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Canada’s trade deficit unexpectedly widened in August as exports fell for the third month in a row and imports remained flat, data from Statistics Canada showed on Thursday.

The deficit expanded to C$3.41 billion ($2.73 billion), the fifth largest on record, from a revised C$2.98 billion shortfall in July and exceeded the C$2.60 billion forecast by analysts in a Reuters poll.

Exports dropped by 1.0 percent to C$43.63 billion on lower shipments of consumer goods and chemical, plastic and rubber products as well as metal ore and non-metallic minerals. Imports remained virtually unchanged at C$47.04 billion.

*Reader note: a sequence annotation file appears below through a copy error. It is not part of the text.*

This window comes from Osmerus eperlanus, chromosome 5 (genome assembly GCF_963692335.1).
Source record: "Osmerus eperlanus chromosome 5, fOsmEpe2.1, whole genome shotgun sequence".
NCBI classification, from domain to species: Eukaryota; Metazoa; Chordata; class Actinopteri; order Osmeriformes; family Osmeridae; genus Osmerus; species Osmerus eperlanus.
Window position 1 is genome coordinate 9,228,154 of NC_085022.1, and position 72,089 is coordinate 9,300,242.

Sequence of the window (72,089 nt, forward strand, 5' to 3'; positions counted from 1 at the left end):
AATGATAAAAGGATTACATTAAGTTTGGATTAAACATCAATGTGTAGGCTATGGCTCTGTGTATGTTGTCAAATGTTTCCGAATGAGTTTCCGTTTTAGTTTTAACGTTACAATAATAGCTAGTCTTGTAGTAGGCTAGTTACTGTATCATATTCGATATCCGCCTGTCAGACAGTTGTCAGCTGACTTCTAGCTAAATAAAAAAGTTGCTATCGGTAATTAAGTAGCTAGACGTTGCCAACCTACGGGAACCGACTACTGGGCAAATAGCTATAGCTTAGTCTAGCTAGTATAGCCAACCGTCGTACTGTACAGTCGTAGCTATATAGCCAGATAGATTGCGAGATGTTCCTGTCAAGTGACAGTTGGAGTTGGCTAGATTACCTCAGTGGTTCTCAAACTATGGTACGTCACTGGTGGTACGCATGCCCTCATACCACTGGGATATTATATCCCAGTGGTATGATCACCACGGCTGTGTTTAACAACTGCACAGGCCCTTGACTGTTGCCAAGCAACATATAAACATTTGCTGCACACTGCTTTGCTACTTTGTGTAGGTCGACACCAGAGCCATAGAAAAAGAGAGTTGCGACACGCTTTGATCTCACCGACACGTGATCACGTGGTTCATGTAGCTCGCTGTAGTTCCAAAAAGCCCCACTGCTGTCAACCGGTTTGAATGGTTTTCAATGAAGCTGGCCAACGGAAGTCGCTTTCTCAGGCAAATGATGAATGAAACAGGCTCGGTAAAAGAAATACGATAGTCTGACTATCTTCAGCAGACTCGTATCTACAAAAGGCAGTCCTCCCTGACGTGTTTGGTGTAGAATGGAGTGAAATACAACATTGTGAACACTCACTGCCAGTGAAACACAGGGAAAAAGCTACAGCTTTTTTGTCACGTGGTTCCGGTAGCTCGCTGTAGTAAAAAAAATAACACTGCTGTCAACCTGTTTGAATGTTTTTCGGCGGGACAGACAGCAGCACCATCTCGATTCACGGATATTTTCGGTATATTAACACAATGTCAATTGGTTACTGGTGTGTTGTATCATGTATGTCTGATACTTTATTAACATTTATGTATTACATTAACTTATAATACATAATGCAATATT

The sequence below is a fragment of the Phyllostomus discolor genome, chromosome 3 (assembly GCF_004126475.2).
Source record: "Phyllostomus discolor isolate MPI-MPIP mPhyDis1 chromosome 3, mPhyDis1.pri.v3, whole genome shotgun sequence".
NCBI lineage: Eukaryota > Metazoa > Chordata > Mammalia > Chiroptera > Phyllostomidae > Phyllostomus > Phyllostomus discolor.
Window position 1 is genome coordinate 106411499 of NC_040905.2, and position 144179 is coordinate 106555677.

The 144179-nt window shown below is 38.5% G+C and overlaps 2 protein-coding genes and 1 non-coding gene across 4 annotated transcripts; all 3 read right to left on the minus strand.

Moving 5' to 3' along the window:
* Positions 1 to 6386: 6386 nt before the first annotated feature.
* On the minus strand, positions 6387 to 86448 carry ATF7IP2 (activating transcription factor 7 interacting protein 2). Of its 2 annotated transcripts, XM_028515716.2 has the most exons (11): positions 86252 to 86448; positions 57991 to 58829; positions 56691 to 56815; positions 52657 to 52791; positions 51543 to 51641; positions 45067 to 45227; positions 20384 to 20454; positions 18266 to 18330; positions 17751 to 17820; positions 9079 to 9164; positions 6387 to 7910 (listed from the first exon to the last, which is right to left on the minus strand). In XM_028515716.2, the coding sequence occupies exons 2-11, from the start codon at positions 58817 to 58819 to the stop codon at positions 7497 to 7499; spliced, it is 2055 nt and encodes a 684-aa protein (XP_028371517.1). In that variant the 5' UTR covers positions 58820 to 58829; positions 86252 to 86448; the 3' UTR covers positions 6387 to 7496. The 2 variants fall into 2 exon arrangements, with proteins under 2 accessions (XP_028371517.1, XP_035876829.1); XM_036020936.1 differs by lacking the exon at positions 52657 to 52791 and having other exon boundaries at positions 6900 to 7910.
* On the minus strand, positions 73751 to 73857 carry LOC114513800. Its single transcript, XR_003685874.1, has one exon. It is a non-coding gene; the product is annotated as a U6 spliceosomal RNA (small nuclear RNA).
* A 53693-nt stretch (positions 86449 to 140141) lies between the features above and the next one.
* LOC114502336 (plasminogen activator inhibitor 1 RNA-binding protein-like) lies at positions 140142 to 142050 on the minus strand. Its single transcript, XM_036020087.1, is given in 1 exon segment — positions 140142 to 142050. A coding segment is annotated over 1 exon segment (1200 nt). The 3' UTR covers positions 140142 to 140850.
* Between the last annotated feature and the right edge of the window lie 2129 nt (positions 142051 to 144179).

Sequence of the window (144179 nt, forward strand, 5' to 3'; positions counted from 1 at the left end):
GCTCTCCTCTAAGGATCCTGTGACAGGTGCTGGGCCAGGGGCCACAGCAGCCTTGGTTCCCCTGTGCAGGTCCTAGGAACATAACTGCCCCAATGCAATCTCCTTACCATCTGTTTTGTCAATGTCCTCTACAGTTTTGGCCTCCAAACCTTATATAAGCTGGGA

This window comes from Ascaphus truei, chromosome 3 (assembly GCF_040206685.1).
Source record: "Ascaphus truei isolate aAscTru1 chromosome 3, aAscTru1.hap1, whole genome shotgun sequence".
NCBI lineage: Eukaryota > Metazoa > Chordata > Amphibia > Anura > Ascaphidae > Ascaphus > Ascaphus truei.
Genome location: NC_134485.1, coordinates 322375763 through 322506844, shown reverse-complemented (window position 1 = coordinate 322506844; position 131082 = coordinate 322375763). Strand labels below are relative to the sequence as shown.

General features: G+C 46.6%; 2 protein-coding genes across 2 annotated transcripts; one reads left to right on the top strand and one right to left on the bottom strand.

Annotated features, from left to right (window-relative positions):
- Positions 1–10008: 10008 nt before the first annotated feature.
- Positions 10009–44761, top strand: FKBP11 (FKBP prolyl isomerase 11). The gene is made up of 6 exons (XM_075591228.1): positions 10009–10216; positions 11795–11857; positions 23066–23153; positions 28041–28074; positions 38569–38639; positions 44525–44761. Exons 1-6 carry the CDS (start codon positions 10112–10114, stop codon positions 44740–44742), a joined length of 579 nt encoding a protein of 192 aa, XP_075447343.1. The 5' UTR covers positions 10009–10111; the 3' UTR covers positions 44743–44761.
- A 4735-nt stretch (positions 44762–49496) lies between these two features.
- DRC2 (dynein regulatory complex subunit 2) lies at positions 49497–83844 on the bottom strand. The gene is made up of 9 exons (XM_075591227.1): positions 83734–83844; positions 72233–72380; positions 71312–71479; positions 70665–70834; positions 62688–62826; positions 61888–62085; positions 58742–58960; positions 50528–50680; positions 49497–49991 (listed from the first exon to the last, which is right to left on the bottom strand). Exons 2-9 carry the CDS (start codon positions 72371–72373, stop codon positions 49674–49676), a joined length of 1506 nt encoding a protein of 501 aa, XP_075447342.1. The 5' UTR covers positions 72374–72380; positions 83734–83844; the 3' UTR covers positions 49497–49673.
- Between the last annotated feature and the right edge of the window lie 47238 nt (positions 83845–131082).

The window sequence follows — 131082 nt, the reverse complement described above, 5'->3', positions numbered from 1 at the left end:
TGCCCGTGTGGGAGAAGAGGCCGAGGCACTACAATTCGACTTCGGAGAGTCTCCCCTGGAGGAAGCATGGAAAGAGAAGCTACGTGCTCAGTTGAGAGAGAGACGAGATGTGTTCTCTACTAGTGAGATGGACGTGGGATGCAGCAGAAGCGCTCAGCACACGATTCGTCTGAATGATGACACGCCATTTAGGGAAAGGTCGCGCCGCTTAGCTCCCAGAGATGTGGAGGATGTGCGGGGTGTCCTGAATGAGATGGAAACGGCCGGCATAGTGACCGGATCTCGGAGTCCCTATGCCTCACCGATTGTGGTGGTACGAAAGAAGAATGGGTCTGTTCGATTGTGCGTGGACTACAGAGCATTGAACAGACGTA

The last time exports fell three months in a row was between August and October 2015. The Bank of Canada, long concerned by sluggish non-energy exports, has raised interest rates twice this year and says further hikes will depend on how the economy develops.

Exports to the United States, which accounted for 74.8 percent of Canadian goods exports in August, fell by 1.8 percent, while imports rose by 0.9 percent. As a result, the trade surplus with the United States shrank to C$2.31 billion from C$3.18 billion in July.